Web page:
Is Privatization Working in Ukraine? New Estimates from Comprehensive Manufacturing Firm Data, 1989-2013

40 Pages Posted: 9 Aug 2015  

J. David Brown

IZA Institute of Labor Economics

John S. Earle

George Mason University - Schar School of Policy and Government; IZA Institute of Labor Economics

Solomiya Shpak

George Mason University - School of Policy, Government, and International Affairs

Volodymyr Vakhitov

Kyiv School of Economics; Kyiv School of Economics - Kyiv Economics Institute (KEI)

Date Written: August 7, 2015

Abstract

This paper estimates the relative multi-factor productivity (MFP) of privatized and state-owned enterprises using a long panel on all initially state-owned manufacturing firms in Ukraine. The large size and length of the time series in the data permit us to track the privatization process and to estimate the impact of privatization within industry-year cells and with controls for firm fixed effects and trends. Results with these methods imply an average 5-10% relative MFP for majority privatized versus state-owned firms. The gap increases with time since privatization, reaching about 15-17% five years after privatization. It also increases with calendar time although recent privatizations are associated with smaller relative MFP. We find no evidence of “sequencing” of privatization based on 1992 relative MFP, but the data suggest a higher survival rate for privatized versus state firms and one that is more closely linked to 1992 MFP. The results also imply that MFP gains from privatization are decreasing in pre-privatization MFP. The relatively few cases in which foreign investors take control result in much higher relative MFP, 22-40% on average, compared to domestic private ownership, but the gap is much lower when the foreign source country is “offshore” – an indirect channel for Ukrainian nationals – and it is also lower when the source is Russia. Privatization of 100% ownership has much larger effects than partial privatization of either minority or majority stakes, ownership structures that have largely disappeared since the early 2000s, as Ukraine has sold off remaining shares. Nevertheless, our database contains more than 1000 majority state-owned manufacturing firms as of 2013 that could be considered for privatization in the future.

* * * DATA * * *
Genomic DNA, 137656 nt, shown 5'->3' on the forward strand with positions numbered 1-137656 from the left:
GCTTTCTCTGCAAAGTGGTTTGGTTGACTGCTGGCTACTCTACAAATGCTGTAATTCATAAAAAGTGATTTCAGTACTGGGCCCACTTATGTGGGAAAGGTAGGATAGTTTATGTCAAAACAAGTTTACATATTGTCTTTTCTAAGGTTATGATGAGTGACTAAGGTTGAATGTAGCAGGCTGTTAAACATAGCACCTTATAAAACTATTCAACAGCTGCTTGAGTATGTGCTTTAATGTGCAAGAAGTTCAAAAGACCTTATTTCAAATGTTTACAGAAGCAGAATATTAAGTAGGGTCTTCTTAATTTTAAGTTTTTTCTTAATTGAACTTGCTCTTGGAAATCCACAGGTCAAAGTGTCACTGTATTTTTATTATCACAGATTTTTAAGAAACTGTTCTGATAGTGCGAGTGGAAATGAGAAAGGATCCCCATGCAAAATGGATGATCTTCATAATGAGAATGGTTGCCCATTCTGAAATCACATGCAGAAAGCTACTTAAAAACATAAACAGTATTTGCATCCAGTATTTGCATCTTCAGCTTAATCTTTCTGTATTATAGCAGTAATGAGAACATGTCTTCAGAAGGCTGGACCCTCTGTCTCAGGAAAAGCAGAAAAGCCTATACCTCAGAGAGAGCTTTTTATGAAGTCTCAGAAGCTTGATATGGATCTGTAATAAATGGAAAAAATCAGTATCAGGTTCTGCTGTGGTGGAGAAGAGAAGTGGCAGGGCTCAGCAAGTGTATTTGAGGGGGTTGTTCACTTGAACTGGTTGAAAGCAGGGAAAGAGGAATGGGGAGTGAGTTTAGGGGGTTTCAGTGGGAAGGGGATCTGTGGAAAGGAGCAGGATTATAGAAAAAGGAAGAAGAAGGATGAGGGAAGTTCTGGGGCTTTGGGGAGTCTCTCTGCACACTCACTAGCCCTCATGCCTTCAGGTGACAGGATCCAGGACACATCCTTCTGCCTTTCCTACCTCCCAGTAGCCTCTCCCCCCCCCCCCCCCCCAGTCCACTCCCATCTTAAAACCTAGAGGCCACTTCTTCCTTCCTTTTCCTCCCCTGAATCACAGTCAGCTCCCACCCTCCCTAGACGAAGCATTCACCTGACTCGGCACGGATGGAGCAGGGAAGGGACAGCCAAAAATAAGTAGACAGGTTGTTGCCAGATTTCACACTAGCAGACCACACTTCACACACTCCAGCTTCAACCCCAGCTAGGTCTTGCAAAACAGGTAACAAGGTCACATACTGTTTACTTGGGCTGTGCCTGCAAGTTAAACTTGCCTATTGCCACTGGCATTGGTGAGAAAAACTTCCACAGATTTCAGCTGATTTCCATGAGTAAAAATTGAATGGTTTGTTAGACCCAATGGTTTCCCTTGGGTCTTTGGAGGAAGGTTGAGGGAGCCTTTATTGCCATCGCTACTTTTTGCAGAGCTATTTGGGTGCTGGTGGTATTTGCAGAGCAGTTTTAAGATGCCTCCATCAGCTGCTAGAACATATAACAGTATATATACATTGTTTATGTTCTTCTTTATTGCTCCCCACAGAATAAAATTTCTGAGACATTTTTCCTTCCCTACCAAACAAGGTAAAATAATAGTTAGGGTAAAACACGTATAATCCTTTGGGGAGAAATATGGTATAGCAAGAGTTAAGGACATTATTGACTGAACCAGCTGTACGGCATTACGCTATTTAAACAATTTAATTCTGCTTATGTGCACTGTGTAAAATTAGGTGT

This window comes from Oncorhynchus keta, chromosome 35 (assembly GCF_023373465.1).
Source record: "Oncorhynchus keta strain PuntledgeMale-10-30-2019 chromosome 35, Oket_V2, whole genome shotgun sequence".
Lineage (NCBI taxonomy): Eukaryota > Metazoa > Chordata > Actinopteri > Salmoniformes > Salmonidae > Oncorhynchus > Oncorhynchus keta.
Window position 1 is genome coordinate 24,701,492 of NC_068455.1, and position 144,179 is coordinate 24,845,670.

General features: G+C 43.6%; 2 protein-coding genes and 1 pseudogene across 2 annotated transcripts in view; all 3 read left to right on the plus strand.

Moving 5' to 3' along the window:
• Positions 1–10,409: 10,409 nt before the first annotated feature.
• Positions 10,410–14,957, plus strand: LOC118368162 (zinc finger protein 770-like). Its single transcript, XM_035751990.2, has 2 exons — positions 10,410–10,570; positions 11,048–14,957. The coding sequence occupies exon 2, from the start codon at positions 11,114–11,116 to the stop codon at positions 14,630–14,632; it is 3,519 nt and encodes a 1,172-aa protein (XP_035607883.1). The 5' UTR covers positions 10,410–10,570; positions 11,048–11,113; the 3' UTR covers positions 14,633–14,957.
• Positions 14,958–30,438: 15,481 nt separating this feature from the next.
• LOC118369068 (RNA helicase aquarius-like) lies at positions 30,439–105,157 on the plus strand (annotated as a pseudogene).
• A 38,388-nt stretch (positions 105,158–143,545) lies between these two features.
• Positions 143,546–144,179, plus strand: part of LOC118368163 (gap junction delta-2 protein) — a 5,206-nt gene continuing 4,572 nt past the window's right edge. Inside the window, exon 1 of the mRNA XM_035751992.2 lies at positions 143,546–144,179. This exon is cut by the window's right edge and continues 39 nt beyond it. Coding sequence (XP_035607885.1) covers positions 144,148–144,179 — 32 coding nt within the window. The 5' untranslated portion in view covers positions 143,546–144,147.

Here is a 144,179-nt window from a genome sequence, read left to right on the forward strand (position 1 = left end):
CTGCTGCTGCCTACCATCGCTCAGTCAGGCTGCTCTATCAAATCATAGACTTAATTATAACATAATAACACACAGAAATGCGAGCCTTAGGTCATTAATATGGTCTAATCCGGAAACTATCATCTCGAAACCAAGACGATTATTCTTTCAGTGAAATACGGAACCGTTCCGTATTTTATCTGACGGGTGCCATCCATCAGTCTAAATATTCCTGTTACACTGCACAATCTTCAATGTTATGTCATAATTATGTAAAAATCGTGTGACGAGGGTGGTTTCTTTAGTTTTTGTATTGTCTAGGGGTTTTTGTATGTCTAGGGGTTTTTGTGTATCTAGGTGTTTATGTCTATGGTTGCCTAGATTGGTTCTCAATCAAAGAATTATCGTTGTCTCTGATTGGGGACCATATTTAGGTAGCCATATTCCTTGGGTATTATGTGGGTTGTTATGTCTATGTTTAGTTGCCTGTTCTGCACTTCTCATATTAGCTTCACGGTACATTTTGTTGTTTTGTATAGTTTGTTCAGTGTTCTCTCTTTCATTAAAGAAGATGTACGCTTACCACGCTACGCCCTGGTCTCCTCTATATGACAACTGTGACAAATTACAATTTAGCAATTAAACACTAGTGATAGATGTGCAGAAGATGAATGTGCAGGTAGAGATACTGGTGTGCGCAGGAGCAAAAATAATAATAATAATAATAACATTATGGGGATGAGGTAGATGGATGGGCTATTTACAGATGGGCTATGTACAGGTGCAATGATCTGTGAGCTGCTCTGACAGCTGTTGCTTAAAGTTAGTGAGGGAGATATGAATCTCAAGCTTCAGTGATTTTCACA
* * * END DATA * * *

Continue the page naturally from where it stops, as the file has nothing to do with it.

Keywords: productivity, privatization, selection bias, foreign ownership, Ukraine

JEL Classification: D24, G34, L33, P31

Suggested Citation

Brown, J. David and Earle, John S. and Shpak, Solomiya and Vakhitov, Volodymyr, Is Privatization Working in Ukraine? New Estimates from Comprehensive Manufacturing Firm Data, 1989-2013 (August 7, 2015). Available at SSRN: https://ssrn.com/abstract=2641200 or http://dx.doi.org/10.2139/ssrn.2641200

J. David Brown

IZA Institute of Labor Economics ( email )

P.O. Box 7240
Bonn, D-53072
Germany

John S. Earle (Contact Author)

George Mason University - Schar School of Policy and Government ( email )

3351 Fairfax Drive
MS 3B1
Arlington, VA 22201
United States
703-993-8023 (Phone)

HOME PAGE: http://earle.gmu.edu

IZA Institute of Labor Economics

P.O. Box 7240
Bonn, D-53072
Germany

Solomiya Shpak

George Mason University - School of Policy, Government, and International Affairs ( email )

Founders Hall
3351 Fairfax Dr.
Arlington, VA 22201
United States

Volodymyr Vakhitov

Kyiv School of Economics ( email )

vul. Yakira, 13, 3d floor, suite 334
Kyiv, 04119
Ukraine

HOME PAGE: http://www.kse.org.ua

Kyiv School of Economics - Kyiv Economics Institute (KEI) ( email )

Kyiv, 04119
Ukraine

HOME PAGE: http://www.kei.org.ua

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